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Bid to cross Antarctic in winter a trip into 'unknown'

Published on Jan 7, 2013 6:05 AM
 
Explorers Sir Ranulph Fiennes (left) and Anton Bowring talk to journalists on Jan 6, 2013 in Cape Town. Fiennes is leading a team of explorers willing to succeed in the last great polar challenge: crossing Antarctica in winter. Their attempt aims at raising US$10 million for Seeing is Believing, an organisation tackling avoidable blindness. The challenge will take six months - mostly in complete darkness - for more than 2,000 miles. In total, the team will spend an estimated 273 days on the ice, and once under way, travel at an average of 35km per day. -- PHOTO : AFP

CAPE TOWN (AFP) - Adventurer Sir Ranulph Fiennes said on Sunday his bid for the world's first Antarctic winter crossing, with no option of rescue, would be a trip into the unknown despite his multiple record expeditions.

Known as the world's greatest living explorer, Fiennes will depart on Monday for the coldest place on Earth. The intrepid adventurer, 68, is the oldest person to have climbed Mount Everest and has crossed both polar ice caps. In 1992-93, he crossed the Antarctic unsupported.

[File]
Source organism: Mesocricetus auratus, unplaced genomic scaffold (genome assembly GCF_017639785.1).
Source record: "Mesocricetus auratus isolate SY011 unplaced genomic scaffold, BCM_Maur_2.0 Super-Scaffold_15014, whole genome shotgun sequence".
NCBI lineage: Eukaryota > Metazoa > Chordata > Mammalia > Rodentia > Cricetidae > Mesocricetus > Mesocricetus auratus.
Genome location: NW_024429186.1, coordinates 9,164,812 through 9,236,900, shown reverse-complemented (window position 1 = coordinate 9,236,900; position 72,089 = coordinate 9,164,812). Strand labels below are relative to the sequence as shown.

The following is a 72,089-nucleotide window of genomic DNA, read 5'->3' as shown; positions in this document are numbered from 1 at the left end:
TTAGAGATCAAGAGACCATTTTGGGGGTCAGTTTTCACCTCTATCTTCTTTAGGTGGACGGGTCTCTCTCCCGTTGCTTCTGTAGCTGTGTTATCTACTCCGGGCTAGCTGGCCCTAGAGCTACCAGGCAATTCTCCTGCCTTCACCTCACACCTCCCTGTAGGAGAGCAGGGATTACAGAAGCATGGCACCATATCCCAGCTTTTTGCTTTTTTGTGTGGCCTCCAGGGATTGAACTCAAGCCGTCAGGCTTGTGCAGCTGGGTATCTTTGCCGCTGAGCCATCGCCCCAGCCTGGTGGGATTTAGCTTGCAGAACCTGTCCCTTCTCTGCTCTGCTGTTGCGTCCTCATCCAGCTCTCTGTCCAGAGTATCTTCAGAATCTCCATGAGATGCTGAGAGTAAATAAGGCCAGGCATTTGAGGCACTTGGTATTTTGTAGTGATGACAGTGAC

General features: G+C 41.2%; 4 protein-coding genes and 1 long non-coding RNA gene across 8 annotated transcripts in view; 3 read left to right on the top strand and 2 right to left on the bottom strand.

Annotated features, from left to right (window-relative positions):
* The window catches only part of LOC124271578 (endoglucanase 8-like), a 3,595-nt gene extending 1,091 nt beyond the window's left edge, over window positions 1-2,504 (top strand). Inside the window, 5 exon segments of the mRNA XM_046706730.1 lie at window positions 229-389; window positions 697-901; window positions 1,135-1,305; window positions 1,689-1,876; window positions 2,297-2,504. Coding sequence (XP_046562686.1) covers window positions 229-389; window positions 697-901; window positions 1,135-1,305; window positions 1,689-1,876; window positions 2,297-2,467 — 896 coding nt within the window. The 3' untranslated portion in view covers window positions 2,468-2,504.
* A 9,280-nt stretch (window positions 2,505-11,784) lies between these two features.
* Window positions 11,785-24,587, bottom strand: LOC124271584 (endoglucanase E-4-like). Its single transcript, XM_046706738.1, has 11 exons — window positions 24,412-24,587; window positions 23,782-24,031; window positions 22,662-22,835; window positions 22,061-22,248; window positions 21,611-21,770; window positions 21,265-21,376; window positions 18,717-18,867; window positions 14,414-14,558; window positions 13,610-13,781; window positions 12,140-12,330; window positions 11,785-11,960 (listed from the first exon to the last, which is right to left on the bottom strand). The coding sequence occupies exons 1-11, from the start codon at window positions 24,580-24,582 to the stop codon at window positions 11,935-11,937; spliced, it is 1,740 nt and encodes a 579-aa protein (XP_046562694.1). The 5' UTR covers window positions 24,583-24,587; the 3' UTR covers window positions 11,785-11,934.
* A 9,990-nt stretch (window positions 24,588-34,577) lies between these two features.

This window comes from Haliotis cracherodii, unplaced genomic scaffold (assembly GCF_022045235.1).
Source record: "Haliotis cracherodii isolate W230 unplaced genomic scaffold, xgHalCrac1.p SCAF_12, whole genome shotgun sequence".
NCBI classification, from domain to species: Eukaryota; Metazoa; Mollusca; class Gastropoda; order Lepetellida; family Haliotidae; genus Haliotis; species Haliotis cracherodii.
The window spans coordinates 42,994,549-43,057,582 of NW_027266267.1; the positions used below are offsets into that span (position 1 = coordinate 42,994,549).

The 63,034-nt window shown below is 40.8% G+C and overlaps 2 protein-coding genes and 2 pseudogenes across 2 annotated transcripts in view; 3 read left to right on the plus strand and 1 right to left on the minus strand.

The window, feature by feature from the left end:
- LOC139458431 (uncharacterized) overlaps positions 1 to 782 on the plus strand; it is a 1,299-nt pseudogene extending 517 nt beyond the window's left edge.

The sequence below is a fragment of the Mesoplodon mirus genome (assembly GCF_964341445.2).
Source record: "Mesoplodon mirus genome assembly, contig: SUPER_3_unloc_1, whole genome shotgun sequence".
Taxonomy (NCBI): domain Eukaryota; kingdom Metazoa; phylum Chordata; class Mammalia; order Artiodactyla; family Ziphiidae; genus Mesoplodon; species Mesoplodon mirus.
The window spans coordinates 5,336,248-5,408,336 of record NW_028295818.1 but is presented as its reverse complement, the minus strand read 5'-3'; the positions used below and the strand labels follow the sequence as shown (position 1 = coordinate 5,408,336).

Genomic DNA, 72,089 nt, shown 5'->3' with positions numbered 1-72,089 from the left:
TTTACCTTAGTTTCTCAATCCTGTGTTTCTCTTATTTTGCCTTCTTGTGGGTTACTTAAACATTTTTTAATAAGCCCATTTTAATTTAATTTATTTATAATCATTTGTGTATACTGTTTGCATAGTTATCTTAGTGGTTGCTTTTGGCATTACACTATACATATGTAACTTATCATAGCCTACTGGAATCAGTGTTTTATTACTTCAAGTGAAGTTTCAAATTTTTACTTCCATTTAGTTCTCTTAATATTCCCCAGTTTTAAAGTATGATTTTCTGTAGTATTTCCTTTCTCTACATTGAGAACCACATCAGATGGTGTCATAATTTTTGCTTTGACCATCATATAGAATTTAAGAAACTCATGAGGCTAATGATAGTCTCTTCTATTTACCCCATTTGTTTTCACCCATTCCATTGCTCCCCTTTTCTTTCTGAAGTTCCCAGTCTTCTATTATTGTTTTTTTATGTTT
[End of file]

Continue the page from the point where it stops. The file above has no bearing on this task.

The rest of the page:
The six-member team will leave Cape Town on Monday in a bid to become the first to traverse Antarctica, a distance of nearly 4,000km, in the Southern Hemisphere's winter, which begins in mid-March.

So far the furthest winter journey in Antarctica was in the early 20th century, covering only 60 miles. "We've been doing expeditions for a total of 40 years. We've broken a great number of world records. In Antarctica we've got two huge records, one in 1979 and one in 1992, but they are all in summer," Mr Fiennes told AFP.

 
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